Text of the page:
generous generationsMonday 28 November 2011
THE GENEROUS GENERATIONS
- Over 50s Quality of Life still worse than last year but may finally be stabilising
- One in three over fifties financially support their grown up children
- Nearly half are still planning to support charities this Christmas
Generosity of over 50s shines through economic gloom
After a turbulent year, the Saga Quality of Life Index (QOLI) finally shows signs of stabilising. In its latest Quarterly Report, the Saga QOLI index remains steady on the previous quarter, albeit still firmly in negative territory. True to form, despite their own economic woes this year, one in three older people are providing financial support to their children and around half will donate to charity this Christmas. Such generosity is a valuable part of our society.
Tentative signs of stabilisation in Quality of Life
Dr. Ros Altmann, Director-General of Saga, commented: “After falling consistently throughout 2011, I hope that the first signs of stabilisation in our Quality of Life index will turn into a solid improvement in 2012. It is also heart-warming how much the over 50s are helping others, despite high inflation, by supporting family and charity. These really are generous generations.”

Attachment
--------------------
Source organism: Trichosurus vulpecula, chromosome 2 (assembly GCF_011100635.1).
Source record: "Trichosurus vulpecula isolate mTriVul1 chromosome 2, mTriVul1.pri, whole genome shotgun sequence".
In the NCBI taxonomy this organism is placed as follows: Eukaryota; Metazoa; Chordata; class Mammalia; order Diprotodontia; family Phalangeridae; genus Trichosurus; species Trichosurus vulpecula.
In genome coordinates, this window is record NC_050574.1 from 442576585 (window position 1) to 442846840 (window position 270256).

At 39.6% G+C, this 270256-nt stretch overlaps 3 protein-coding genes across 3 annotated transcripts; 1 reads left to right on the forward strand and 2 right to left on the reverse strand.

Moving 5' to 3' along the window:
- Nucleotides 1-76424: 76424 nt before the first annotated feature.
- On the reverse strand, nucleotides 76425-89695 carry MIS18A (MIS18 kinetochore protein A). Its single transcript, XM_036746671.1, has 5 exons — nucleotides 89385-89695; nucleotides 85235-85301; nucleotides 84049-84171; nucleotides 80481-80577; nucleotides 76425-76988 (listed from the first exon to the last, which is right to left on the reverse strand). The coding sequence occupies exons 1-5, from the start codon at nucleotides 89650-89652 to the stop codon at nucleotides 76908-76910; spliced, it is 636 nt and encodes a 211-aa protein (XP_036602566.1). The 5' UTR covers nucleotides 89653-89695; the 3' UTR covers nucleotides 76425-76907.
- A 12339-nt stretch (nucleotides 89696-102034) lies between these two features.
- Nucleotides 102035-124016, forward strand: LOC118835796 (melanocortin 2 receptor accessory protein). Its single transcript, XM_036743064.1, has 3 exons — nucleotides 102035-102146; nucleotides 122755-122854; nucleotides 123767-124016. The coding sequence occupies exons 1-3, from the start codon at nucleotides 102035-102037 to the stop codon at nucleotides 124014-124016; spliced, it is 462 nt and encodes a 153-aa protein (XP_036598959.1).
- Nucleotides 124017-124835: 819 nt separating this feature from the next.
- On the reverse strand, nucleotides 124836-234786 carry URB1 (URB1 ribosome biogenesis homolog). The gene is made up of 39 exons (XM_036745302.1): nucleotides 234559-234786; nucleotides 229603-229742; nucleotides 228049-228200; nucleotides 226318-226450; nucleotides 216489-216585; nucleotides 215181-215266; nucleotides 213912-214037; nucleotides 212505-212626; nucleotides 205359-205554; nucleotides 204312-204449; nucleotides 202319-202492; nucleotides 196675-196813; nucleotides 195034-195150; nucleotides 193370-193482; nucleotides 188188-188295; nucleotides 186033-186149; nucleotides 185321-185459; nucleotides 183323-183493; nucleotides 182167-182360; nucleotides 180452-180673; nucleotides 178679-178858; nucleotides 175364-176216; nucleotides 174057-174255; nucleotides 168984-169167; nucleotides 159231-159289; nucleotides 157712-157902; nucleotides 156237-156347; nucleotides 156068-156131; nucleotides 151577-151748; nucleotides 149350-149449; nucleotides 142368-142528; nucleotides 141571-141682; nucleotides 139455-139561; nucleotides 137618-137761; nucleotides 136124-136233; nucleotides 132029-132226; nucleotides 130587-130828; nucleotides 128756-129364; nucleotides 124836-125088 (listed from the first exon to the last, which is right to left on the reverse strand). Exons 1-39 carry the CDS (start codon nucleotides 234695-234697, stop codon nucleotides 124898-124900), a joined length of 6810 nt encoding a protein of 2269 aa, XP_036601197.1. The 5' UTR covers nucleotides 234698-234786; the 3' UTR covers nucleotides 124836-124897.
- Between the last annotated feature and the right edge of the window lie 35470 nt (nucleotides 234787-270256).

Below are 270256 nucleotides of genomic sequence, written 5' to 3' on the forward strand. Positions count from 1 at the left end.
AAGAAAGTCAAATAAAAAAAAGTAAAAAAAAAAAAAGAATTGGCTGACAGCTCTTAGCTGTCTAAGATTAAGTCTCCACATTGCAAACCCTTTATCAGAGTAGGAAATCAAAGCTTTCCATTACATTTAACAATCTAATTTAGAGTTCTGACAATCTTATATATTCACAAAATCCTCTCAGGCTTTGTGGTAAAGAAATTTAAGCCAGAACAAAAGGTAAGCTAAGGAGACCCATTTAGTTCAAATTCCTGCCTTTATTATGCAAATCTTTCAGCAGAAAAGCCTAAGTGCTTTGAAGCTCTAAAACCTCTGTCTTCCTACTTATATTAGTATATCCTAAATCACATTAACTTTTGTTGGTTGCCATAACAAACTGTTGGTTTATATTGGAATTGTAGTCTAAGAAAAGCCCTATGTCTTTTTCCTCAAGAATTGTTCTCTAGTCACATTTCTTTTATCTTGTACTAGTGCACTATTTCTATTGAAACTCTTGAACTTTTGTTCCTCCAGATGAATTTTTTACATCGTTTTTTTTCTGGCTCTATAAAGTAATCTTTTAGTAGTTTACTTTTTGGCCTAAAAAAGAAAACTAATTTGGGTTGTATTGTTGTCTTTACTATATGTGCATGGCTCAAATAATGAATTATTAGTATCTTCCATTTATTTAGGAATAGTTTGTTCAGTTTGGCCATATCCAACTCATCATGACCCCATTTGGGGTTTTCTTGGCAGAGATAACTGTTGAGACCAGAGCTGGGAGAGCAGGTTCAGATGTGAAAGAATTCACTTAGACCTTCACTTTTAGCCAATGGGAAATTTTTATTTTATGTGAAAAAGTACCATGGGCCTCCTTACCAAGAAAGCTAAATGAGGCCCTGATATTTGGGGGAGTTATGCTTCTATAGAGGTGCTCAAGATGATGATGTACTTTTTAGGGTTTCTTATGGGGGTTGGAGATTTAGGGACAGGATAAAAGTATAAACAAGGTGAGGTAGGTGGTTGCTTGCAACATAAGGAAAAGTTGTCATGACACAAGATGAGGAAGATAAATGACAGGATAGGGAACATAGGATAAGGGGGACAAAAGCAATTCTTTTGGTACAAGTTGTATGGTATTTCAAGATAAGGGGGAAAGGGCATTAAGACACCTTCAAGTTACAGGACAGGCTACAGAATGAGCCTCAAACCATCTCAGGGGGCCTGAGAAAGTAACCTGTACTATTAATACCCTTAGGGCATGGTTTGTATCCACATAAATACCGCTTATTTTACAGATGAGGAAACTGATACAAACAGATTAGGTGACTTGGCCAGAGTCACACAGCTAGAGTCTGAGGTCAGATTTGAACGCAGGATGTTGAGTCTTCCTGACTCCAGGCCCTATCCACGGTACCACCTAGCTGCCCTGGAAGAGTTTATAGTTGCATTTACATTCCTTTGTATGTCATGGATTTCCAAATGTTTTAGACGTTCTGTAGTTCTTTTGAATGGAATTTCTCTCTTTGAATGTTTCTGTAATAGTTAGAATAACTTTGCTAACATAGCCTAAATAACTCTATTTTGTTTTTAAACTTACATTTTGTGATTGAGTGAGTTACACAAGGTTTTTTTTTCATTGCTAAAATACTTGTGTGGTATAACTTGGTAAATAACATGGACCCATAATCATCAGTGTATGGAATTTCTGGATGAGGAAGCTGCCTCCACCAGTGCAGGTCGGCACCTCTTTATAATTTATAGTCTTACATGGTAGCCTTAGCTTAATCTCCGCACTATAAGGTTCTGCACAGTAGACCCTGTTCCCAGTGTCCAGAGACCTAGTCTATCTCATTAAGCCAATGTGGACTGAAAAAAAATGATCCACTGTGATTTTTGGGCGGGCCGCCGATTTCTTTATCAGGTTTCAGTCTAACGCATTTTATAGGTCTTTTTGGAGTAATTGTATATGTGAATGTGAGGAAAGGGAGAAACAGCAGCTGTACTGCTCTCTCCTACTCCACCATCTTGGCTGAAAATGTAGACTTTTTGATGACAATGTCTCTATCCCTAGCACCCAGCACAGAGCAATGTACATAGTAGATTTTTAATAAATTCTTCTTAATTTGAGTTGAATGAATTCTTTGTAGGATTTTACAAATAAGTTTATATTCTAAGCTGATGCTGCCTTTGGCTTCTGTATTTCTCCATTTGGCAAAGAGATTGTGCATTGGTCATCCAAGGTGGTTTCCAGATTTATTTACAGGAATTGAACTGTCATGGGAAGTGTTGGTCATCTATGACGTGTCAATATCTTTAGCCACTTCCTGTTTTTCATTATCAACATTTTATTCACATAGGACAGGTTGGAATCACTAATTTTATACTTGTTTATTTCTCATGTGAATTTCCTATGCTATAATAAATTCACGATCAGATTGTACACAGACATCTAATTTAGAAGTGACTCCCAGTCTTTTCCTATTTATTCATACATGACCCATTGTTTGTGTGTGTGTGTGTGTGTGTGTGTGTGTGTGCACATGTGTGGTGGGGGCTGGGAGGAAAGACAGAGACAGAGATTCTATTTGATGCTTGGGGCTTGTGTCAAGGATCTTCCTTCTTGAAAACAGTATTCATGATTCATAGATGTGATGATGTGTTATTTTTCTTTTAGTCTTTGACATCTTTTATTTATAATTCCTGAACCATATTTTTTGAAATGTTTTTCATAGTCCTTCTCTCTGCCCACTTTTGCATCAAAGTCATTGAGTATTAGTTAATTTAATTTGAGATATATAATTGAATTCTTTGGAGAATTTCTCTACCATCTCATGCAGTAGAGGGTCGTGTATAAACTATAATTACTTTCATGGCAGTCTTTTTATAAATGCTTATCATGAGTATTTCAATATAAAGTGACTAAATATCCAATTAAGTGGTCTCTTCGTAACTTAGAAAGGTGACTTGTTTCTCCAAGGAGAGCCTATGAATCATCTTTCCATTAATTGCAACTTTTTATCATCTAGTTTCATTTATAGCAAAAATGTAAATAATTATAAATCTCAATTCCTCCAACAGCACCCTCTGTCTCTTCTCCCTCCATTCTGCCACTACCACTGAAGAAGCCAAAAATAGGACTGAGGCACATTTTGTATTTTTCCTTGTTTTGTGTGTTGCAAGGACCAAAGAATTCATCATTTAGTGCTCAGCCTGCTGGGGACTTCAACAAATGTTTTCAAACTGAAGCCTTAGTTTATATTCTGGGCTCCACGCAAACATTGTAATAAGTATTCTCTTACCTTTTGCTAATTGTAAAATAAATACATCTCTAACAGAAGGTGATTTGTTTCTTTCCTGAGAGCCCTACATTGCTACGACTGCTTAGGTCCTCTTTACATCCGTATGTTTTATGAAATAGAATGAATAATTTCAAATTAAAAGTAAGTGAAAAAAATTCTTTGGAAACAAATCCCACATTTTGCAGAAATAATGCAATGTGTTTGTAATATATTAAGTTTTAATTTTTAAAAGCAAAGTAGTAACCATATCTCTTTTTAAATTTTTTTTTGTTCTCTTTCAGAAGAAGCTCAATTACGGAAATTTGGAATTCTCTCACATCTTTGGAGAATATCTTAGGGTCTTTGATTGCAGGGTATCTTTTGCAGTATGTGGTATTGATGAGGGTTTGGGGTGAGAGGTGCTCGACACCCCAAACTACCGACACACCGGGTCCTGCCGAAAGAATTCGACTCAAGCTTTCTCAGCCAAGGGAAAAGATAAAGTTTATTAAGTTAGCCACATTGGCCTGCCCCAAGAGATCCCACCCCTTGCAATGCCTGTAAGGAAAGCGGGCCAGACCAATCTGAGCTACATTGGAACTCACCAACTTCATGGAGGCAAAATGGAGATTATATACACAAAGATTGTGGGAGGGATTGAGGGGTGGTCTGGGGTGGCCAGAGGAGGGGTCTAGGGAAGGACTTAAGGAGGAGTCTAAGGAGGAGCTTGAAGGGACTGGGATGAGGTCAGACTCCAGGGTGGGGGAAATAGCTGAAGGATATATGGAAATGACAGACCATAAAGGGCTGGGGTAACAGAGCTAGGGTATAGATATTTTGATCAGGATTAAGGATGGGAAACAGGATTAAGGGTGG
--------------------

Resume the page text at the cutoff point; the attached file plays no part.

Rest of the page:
Throughout 2011, Saga has been tracking trends in health, happiness and standard of living for the UK’s 21 million over fifties. The findings have been pretty gloomy so far, with older people reporting continued declines in their quality of life relative to 2010.
Saga Quarterly Report for Q4 suggests some over 50s planning to increase spending again
However, after the first three quarters of constant deterioration, Saga’s final Quarterly Report for 2011 shows a tiny glimmer of optimism. The survey of around 10,000 over 50s shows that more of them are now planning fewer cutbacks in their discretionary spending – such as short breaks or going to the cinema - so maybe they will boost the economy a bit next year.
But others still struggling and cutting essential spending such as heating
There are still large variations, though, especially across socio-economic groups and overall, one in five (19%) actually report cutting back their essential spending as a result of high inflation and, in particular, cutting back on heating is a noticeable feature as fuel costs have soared.
Inflation is by far their biggest concern
Worry over crime has increased this quarter, perhaps as a result of August’s riots but fears over living costs remain by far their biggest concern, well above health worries with a third of people over 50 (33%) anticipating that inflation will be above 6% in a year’s time. On average, they expect it to be 5.2% showing that most expect their experienced price rises will be way in excess of the Bank of England’s target of 2.0% over the coming year.
Delaying retirement in response to rising living costs could be good news
The Q4 Saga Quarterly Report shows that many of those in their 50s and early 60s are delaying retirement in response to the rising cost of living. This may also boost the economy by ensuring they have higher incomes than if they were trying to live only on their pension savings.
- 32% of over 50s are providing financial support to their children and grandchildren.
- 46% will give money directly to charity this Christmas – the older you are, the more likely you are to donate with 53% of people over 75 planning to give money to charity this Christmas.